Pimping solar power
There’s no question that alternative and renewable fuels and energy sources are the way to go – if they’re feasible. Solar, wind, geo-thermal and others all promise clean and renewable energy for our future. But one of the more irritating things concerning some of those energy sources are the claims that they’re technologically ready for prime time. Geo-thermal being the exception (but a very minor source), wind and solar aren’t at all where they need to be to provide for the energy needs of the world. That doesn’t stop the usual suspects from implying they are.
One of the recent stories that helped blunt those sorts of assertions was that of Spain’s attempt to go green. The result was a loss of jobs and heavy subsidies for the solar power industry. Well apparently it is time to resurrect Spain and the solar industry and the New York Times obliges:
Although Spain’s long-term goal had been to produce 400 megawatts of electricity from solar panels by 2010, it reached that milestone by the end of 2007.
In 2008 the nation connected 2.5 gigawatts of solar power into its grid, more than quintupling its previous capacity and making it second to Germany, the world leader. But many of the hastily opened plants offered no hope of being cost-competitive with conventional power, being poorly designed or located where sunshine was inadequate, for example.
That’s wonderful, but in 2009, Spain’s power demand declined by 4.3% to 251,305 GWh. So while solar is a least contributing, it’s not contributing much. And there are still serious and obvious problems with solar power. The example used comes from Florida:
Across 500 acres north of West Palm Beach, the FPL Group utility is assembling a life-size Erector Set of 190,000 shimmering mirrors and thousands of steel pylons that stretch as far as the eye can see. When it is completed by the end of the year, this vast project will be the world’s second-largest solar plant.
But that is not its real novelty. The solar array is being grafted onto the back of the nation’s largest fossil-fuel power plant, fired by natural gas. It is an experiment in whether conventional power generation can be married with renewable power in a way that lowers costs and spares the environment.
The fact that they’re experimenting with solar is a good thing. It needs a lot of that. However the fact that this covers 500 acres of land is notable. 500 acres. It is the world’s 2nd largest solar array. And its contribution? At its peak, it will produce 75 megawatts of power. That’s about enough to power 11,000 homes.
Sitting right next too it is a natural gas fired power plant. In fact, that’s the plant on which these panels are grafted. It covers far fewer acres than does the solar array and it produces 3,800 MW of power – enough to power 557,333 homes.
The difference couldn’t be more obvious. Solar is much too inefficient in terms of power provided/land use to be practical as a stand alone source. To produce the same power the gas fired plant does would require an array that covers over 25,000 acres.
And there are other drawbacks as well.
This project is among a handful of innovative hybrid designs meant to use the sun’s power as an adjunct to coal or gas in producing electricity. While other solar projects already use small gas-fired turbines to provide backup power for cloudy days or at night, this is the first time that a conventional plant is being retrofitted with the latest solar technology on such an industrial scale.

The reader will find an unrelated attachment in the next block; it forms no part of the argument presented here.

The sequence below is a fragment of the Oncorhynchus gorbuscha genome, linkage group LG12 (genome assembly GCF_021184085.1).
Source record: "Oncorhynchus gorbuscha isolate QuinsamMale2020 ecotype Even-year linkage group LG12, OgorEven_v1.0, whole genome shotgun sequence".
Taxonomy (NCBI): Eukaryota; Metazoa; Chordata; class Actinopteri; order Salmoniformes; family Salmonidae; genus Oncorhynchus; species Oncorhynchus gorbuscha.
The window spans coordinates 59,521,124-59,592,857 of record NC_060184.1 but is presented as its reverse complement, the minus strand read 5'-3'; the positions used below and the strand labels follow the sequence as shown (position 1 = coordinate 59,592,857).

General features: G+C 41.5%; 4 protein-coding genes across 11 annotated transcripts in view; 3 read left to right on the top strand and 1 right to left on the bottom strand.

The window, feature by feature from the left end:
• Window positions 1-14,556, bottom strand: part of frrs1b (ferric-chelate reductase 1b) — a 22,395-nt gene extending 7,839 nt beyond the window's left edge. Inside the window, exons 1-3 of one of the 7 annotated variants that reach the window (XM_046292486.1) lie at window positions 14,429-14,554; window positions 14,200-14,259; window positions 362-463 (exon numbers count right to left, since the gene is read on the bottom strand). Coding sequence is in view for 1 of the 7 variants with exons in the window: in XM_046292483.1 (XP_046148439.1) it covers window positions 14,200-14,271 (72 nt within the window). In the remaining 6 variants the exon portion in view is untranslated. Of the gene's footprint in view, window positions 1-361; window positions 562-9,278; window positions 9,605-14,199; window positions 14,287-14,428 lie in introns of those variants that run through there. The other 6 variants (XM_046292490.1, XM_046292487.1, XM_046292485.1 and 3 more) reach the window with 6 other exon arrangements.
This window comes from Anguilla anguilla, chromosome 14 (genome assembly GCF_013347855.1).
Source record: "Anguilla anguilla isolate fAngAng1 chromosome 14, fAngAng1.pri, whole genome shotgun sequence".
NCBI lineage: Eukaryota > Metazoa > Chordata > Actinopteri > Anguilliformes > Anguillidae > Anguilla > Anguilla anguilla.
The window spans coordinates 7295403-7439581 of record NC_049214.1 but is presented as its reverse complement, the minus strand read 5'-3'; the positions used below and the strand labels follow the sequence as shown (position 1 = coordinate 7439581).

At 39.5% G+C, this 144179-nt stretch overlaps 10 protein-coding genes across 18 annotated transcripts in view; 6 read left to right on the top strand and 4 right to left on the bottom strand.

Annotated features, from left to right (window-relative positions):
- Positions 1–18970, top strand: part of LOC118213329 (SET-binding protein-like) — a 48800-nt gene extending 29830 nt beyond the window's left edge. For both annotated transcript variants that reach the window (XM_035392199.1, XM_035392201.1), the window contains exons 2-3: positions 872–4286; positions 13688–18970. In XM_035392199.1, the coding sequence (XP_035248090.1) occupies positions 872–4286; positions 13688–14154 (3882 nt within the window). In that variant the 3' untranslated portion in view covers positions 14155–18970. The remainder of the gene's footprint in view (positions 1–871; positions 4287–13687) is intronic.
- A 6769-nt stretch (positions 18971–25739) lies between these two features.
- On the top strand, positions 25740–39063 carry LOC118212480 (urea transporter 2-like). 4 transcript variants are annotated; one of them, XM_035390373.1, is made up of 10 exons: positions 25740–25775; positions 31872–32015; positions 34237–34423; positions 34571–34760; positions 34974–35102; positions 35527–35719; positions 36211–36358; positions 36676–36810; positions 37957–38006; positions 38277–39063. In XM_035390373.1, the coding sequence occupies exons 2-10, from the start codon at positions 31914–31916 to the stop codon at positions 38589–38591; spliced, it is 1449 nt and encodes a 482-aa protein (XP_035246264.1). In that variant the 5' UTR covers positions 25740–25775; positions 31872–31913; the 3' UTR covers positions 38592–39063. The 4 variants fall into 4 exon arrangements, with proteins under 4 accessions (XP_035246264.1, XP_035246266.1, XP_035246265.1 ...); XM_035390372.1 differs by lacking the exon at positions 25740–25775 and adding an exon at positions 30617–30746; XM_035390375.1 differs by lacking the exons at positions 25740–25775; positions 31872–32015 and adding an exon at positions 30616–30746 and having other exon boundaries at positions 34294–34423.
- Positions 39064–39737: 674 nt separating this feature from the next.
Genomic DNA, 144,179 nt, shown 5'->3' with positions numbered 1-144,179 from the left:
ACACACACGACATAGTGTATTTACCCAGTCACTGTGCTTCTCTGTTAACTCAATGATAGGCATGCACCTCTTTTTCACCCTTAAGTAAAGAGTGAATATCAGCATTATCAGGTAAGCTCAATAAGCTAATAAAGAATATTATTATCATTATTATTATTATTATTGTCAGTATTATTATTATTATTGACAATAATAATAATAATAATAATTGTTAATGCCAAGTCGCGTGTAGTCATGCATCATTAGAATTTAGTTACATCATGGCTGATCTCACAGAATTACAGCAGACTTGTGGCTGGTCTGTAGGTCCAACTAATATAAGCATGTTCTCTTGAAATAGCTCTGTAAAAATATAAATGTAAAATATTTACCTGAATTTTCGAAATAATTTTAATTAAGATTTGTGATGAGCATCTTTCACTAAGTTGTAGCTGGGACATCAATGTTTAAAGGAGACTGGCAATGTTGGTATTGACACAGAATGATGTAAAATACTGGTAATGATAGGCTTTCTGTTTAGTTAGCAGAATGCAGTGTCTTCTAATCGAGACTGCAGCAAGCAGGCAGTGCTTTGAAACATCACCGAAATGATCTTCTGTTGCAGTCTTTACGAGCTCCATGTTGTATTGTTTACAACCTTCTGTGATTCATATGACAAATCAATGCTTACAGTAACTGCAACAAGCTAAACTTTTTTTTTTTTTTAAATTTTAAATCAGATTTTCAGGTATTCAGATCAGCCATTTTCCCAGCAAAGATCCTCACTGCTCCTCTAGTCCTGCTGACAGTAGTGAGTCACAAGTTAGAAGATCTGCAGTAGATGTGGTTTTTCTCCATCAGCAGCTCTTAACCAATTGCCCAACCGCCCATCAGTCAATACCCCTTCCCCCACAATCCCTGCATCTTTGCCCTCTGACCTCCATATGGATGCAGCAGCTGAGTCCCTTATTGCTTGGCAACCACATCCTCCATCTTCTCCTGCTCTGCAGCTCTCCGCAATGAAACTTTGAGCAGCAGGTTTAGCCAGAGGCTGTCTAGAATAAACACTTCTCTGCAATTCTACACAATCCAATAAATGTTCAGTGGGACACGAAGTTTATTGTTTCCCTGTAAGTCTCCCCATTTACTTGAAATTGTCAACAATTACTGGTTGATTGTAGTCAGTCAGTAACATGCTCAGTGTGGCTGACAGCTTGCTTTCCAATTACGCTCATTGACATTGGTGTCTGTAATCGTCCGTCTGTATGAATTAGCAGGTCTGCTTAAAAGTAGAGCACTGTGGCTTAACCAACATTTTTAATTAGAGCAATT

The project’s advantages are obvious: electricity generated from the sun will allow FPL to cut natural gas use and reduce carbon dioxide emissions. It will provide extra power when it is most needed: when the summer sun is shining, Floridians are cranking up their air-conditioning and electricity demand is at its highest.
The plant also serves as a real-life test on how to reduce the cost of solar power, which remains much more expensive than most other forms of electrical generation. FPL Group, the parent company of Florida Power and Light, expects to cut costs by about 20 percent compared with a stand-alone solar facility, since it does not have to build a new steam turbine or new high-power transmission lines.
“We’d love to tell you that solar power is as economic as fossil fuels, but the reality is that it is not,” Lewis Hay III, FPL’s chairman and chief executive, said on a recent tour of the plant. “We have got to figure out ways to get costs down. As we saw with wind power, a lot has to do with scale.”
In other words, solar has a place as an add on, an adjunct, a gap filler for peak times (if it is sunny), but as a stand alone, the technology is not ready for prime time. As noted most stand-alone solar arrays have small gas-fired turbines to provide backup for cloudy days an night. And those backups are used – a lot.
It also requires heavy government subsidy since the cost of producing solar power is so high (inefficiency due to technology and its limitations on cloudy days and obviously, at night).
The whole point of this is to get real about the alternatives and understand that while everyone would love to see them come into their own as dependable sources of energy that can replace dirtier sources, the technology doesn’t yet exist. Until it does, I’m not at all ready to trade the eye-pollution of acres and acres of solar panels for a few megawatts of power – not when we’re the largest producer of natural gas (the cleanest burning fossil fuel we have) in the world.
When solar is ready (and that means dependable and steady power on the minimum of land) I’m ready to see it deployed. But until then, if it’s going to be pimped, it would be nice if those pimping it would include the good, the bad and the ugly when they talk about it. Of course if they did that, it wouldn’t be pimping, would it?